From the list of issues, we have derived sixteen “core concepts”, which can provide solutions via high-level principles and rules.

Ideally, these concepts should be abstract enough to capture many problems, with a simple rule or principle that can be included in various provisions throughout the new Regulation.

When developing these principles, we have actively considered existing mechanisms in EU law, such as instruments in procedural rules, which seem to have many common features with GDPR procedures.

Concept 9: Defining the steps of complaints procedures

Especially in complaints procedures, where the filing CSA and the LSA may have to deal with at least two parties, it seems that the initial procedure (e.g. defining the LSA, sending the case, the LSA accepting the referred case, forwarding the complaint to the controller or processor) should be defined and have a clear structure, at least up to the first exchange of positions by the parties.

It seems reasonable that the CSA and LSA would agree on the necessary steps in the investigation after such a first exchange and, for example: define the scope of the investigation; the need for evidence; or the need for further material law clarifications. Such a structure could ensure that jurisdictional issues are clarified, other problems are identified early enough and the CSA must be included in the procedure. This should limit the need to deal with such disagreements via the Article 65 procedure.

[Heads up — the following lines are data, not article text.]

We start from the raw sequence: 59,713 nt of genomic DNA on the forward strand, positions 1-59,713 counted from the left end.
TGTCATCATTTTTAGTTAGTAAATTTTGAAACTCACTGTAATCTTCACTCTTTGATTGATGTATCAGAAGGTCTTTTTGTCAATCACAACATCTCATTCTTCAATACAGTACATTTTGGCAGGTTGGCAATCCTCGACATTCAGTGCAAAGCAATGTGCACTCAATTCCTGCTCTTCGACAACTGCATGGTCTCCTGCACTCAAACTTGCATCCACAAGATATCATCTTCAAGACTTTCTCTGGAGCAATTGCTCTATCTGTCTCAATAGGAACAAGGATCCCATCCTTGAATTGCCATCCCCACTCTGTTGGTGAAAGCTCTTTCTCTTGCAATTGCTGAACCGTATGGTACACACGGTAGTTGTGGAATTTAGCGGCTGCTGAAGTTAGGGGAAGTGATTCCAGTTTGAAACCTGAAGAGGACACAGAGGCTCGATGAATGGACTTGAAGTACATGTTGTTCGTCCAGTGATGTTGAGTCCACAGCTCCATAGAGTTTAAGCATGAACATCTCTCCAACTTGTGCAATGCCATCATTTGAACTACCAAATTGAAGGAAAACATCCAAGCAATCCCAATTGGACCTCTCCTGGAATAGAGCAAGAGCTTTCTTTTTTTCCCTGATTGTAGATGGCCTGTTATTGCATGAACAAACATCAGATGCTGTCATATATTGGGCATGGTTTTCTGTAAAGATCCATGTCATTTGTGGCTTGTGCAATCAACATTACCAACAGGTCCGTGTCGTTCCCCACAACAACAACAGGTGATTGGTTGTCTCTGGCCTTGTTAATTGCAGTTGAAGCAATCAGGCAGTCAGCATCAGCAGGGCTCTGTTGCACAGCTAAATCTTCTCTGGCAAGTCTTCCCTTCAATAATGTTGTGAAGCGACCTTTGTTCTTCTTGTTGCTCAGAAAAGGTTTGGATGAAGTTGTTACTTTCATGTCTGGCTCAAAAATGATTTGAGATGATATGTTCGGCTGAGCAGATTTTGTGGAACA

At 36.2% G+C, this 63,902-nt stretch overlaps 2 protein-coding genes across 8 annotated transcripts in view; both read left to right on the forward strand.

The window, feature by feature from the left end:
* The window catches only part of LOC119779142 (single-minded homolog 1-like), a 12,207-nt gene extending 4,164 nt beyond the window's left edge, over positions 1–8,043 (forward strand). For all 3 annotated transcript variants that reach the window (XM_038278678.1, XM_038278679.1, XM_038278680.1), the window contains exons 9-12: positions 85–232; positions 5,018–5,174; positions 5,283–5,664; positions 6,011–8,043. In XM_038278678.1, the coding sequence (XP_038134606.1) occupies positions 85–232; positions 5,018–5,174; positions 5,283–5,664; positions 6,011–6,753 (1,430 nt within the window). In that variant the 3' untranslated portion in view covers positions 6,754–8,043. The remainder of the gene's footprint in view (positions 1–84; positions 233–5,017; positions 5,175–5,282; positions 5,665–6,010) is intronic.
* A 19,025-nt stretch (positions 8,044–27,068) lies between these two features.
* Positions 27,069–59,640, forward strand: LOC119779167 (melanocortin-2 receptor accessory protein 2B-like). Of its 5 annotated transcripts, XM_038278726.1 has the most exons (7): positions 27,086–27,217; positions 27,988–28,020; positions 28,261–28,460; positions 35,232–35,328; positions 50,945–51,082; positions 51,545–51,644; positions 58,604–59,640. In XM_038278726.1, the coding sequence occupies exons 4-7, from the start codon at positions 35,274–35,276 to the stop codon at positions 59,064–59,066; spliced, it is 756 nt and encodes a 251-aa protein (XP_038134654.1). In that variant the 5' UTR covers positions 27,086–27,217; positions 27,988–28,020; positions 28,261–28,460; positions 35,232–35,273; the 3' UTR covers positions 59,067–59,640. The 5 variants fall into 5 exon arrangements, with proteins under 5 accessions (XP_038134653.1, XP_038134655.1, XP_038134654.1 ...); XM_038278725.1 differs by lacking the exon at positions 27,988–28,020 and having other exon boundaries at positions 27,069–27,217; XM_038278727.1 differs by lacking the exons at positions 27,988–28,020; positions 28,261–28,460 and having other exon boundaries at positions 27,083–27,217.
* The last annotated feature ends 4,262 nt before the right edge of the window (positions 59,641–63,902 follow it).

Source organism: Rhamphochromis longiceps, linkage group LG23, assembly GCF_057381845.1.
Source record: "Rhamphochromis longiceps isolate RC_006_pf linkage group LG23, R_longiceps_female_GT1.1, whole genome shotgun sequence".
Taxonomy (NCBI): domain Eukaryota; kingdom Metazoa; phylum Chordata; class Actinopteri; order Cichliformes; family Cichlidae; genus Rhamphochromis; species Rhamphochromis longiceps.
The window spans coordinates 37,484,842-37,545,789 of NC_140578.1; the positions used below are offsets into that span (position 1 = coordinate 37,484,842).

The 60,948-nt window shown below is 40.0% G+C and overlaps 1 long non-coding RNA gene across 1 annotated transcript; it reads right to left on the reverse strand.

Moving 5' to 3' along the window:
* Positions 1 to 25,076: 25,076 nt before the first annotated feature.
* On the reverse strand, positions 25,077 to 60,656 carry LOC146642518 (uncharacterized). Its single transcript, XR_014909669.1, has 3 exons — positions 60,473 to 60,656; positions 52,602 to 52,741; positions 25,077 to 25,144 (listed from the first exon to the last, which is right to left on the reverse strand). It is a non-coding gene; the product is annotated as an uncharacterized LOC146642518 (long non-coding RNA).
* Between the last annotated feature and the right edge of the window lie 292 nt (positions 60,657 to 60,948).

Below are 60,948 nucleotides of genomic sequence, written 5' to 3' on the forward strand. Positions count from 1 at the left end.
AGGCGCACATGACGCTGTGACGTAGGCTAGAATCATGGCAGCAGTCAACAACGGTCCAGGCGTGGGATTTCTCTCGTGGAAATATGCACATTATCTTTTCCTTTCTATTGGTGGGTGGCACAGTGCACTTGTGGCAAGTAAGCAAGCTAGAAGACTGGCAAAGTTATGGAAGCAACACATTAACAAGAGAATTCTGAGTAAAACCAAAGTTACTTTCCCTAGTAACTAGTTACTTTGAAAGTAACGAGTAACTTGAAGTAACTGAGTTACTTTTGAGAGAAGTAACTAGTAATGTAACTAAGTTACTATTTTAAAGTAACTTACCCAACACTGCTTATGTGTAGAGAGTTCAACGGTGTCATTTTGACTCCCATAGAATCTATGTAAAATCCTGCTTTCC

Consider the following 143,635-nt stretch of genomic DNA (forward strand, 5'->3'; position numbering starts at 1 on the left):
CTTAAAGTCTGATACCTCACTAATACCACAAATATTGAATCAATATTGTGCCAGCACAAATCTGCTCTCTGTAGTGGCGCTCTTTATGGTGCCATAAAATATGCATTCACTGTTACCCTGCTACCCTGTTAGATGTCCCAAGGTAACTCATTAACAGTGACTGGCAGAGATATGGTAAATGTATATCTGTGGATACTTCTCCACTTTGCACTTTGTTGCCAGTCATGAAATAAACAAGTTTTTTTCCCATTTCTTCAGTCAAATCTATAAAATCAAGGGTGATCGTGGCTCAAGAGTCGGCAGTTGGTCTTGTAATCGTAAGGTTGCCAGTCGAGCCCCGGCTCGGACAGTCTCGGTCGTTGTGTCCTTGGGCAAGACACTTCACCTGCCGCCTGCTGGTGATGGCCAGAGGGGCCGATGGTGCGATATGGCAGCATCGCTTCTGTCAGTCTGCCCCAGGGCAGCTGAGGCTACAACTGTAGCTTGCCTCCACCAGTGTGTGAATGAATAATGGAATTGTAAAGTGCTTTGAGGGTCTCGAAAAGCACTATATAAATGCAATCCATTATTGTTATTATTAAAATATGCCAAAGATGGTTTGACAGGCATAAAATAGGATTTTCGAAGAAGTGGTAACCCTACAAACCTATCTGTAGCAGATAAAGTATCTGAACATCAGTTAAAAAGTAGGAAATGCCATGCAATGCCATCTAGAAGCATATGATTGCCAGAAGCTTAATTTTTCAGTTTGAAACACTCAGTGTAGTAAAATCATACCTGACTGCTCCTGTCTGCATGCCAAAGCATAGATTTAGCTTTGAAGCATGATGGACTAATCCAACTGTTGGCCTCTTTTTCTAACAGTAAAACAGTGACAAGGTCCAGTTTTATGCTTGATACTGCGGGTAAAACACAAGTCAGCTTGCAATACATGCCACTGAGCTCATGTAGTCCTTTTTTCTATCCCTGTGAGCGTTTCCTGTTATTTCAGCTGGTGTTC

• Ensures that at least the initial steps of a complaints procedure are done in a uniform way.
  • Ensures that LSAs and CSAs agree on the necessary procedural steps early.


  • European rules may interfere with traditional ways of dealing with complaints in Member States. As authorities usually have a lot of leeway on how to structure procedures, such rules should usually not conflict with any national legal obligations.